The Company may terminate the agreement with prior written notice after a defined research term. Either party may also terminate the agreement upon certain insolvency events of the other party, or with written notice upon material breach by the other party, if such breach has not been cured within a defined period of receiving such notice.

Cell Design Labs, Inc. ("Cell Design Labs") Research Collaboration and License Agreement
On June 1, 2016, the Company entered into a Research Collaboration and License Agreement with Cell Design Labs for the development of next generation CAR-based product candidates that incorporate Cell Design Labs’ molecular “on/off switch” technology.
Under the terms of the agreement, Cell Design Labs is responsible for developing the “on/off switches” for the Company’s CAR T cell pipeline. The Company has exclusive worldwide rights to develop and commercialize CAR-based product candidates containing Cell Design Labs’ “on/off switches” directed to certain targets that are associated with acute myeloid leukemia. The Company also has the exclusive option for a pre-defined period to develop and commercialize CAR-based product candidates containing “on/off switches” directed to certain targets that are associated with B-cell malignancies. See Note 10 for further discussion.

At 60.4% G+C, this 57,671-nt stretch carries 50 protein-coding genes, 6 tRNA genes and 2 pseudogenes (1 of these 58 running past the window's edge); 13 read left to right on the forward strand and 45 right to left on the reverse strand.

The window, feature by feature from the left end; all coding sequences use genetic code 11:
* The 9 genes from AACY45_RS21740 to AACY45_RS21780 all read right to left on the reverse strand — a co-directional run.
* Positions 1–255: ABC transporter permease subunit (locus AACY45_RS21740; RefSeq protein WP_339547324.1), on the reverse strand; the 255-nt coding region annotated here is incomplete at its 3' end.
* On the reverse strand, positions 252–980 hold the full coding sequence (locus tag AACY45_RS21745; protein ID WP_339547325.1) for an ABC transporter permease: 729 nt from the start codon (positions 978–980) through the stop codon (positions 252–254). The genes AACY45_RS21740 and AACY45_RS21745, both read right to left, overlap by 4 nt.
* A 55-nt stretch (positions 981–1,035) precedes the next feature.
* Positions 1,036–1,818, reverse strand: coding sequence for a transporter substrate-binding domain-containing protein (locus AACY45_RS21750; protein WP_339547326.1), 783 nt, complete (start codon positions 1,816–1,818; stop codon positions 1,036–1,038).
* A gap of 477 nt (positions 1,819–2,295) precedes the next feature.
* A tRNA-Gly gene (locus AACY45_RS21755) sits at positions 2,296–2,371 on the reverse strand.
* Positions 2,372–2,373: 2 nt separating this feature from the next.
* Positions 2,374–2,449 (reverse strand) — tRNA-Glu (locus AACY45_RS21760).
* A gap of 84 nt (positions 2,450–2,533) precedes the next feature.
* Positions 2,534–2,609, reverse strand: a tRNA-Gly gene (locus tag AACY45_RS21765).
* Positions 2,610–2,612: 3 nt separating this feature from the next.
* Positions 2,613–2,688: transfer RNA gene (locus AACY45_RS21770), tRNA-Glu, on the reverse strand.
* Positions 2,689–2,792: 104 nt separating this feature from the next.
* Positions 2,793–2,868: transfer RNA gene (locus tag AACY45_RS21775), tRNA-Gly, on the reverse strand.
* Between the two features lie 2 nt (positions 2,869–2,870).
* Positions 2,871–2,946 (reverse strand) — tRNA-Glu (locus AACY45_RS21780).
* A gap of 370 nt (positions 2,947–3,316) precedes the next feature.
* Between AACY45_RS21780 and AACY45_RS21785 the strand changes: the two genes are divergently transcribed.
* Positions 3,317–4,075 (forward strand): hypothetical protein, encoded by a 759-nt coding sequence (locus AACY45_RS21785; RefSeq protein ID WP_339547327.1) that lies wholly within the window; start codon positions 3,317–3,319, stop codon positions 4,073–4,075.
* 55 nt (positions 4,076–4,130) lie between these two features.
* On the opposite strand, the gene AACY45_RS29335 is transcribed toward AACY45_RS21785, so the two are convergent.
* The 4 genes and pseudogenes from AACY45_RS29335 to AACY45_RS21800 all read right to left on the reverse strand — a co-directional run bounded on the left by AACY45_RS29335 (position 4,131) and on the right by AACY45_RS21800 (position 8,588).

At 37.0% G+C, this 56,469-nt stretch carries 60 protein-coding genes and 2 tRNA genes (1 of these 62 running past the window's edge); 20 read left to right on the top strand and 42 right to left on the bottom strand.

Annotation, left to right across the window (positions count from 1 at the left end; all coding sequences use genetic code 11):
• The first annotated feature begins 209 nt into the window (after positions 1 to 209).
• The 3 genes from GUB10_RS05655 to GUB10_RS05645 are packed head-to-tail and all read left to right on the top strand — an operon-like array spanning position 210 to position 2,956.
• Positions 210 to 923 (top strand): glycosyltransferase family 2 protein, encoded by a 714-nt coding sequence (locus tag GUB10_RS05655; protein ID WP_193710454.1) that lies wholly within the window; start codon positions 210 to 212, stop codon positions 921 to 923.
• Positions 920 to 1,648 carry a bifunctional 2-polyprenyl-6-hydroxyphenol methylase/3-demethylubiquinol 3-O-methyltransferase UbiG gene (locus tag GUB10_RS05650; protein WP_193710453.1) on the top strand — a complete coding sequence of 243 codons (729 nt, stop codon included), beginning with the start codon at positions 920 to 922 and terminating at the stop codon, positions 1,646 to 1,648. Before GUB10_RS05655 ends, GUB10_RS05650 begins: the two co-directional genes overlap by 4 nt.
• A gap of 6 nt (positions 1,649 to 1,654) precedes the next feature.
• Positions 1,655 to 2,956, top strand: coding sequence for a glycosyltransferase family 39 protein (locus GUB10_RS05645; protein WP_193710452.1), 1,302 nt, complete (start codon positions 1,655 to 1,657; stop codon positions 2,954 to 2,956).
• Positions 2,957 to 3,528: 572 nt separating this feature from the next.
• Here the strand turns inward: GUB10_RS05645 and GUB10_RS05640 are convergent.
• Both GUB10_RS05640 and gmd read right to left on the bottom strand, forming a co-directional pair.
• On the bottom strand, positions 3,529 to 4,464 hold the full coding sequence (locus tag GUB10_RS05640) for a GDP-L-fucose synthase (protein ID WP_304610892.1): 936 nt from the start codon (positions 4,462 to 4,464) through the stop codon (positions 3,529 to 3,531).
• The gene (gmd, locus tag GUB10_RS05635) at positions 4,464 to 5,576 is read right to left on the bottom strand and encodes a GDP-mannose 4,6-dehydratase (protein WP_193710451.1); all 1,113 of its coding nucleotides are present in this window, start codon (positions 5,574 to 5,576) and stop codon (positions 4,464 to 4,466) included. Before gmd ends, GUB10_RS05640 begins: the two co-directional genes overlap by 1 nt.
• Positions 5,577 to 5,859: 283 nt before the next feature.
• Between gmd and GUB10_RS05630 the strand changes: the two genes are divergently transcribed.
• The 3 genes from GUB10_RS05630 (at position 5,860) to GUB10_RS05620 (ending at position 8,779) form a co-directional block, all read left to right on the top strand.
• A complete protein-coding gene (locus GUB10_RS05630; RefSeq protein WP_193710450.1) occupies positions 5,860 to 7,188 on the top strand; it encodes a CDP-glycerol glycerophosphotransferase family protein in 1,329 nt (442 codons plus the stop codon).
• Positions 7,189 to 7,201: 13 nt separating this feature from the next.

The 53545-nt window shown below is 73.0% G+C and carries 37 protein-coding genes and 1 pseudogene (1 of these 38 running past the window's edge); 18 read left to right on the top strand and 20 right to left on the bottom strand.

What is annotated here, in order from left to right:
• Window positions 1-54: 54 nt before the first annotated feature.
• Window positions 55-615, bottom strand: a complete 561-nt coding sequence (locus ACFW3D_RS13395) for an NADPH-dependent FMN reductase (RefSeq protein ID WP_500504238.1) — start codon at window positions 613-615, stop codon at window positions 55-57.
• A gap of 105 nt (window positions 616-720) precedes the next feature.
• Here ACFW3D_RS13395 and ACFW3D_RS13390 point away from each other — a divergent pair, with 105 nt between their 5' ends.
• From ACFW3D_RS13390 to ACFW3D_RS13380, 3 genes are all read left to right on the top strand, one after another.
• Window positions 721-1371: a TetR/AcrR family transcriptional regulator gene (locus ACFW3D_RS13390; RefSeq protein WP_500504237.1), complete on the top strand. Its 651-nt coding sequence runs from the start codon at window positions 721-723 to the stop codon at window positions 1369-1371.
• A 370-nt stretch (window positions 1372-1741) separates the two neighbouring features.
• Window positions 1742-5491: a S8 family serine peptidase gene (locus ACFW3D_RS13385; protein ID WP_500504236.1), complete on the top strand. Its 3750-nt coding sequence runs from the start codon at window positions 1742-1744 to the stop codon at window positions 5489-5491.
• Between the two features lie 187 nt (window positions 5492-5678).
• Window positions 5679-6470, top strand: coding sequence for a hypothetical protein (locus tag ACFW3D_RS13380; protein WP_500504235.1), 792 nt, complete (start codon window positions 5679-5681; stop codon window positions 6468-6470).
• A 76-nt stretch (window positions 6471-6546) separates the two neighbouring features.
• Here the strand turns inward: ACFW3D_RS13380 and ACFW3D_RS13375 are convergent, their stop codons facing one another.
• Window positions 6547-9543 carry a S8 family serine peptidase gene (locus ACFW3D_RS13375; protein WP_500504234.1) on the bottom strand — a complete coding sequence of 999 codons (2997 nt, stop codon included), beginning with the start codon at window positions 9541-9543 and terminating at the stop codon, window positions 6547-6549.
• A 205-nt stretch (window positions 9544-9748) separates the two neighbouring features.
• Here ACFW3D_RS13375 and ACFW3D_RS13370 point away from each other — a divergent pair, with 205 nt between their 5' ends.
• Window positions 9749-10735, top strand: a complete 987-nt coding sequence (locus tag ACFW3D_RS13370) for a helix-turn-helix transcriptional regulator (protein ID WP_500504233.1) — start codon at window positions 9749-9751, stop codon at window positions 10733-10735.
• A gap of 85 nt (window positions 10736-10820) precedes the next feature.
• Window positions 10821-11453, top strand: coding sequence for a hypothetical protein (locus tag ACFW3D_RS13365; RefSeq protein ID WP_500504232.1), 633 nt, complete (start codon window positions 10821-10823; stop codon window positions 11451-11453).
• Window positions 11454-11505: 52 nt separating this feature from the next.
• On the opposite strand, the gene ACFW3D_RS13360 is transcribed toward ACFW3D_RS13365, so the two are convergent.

Daiichi Sankyo Collaboration and License Agreement
In January 2017, the Company entered into the DS Agreement pursuant to which the Company has granted to Daiichi an exclusive license to develop, manufacture and commercialize KTE-C19 in Japan. In addition, under the DS Agreement, Daiichi has a certain period of time to exclusively license in Japan, at its option, additional Kite product candidates that proceed to a U.S. IND filing over the next three years. In connection with the execution of the DS Agreement, Daiichi made an upfront non-refundable payment to Kite of $50.0 million . Kite will be eligible to receive future payments totaling up to $20.0 million upon the achievement of development milestones and $180.0 million upon the achievement of commercial sales-based milestones relating to KTE-C19 and future royalties. In addition, for each additional product candidate for which Daiichi exercises its option to acquire an exclusive license, the option exercise and milestone payments to the Company could total up to $200.0 million . The Company does not expect any milestones to be achieved or paid until the second half of 2018, at the earliest, as the licensed product is currently in the pre-clinical stage in Japan.
Under the terms of the DS Agreement, the Company will provide technical assistance and technology transfer services related to the licensed product and will be responsible for any clinical manufacturing and supply of the licensed product until the completion of the technical transfer, at which time Daiichi will be responsible for manufacturing and supply of the product. Daiichi will also be responsible for the development, regulatory approval filings, and commercialization activities of the licensed product in Japan.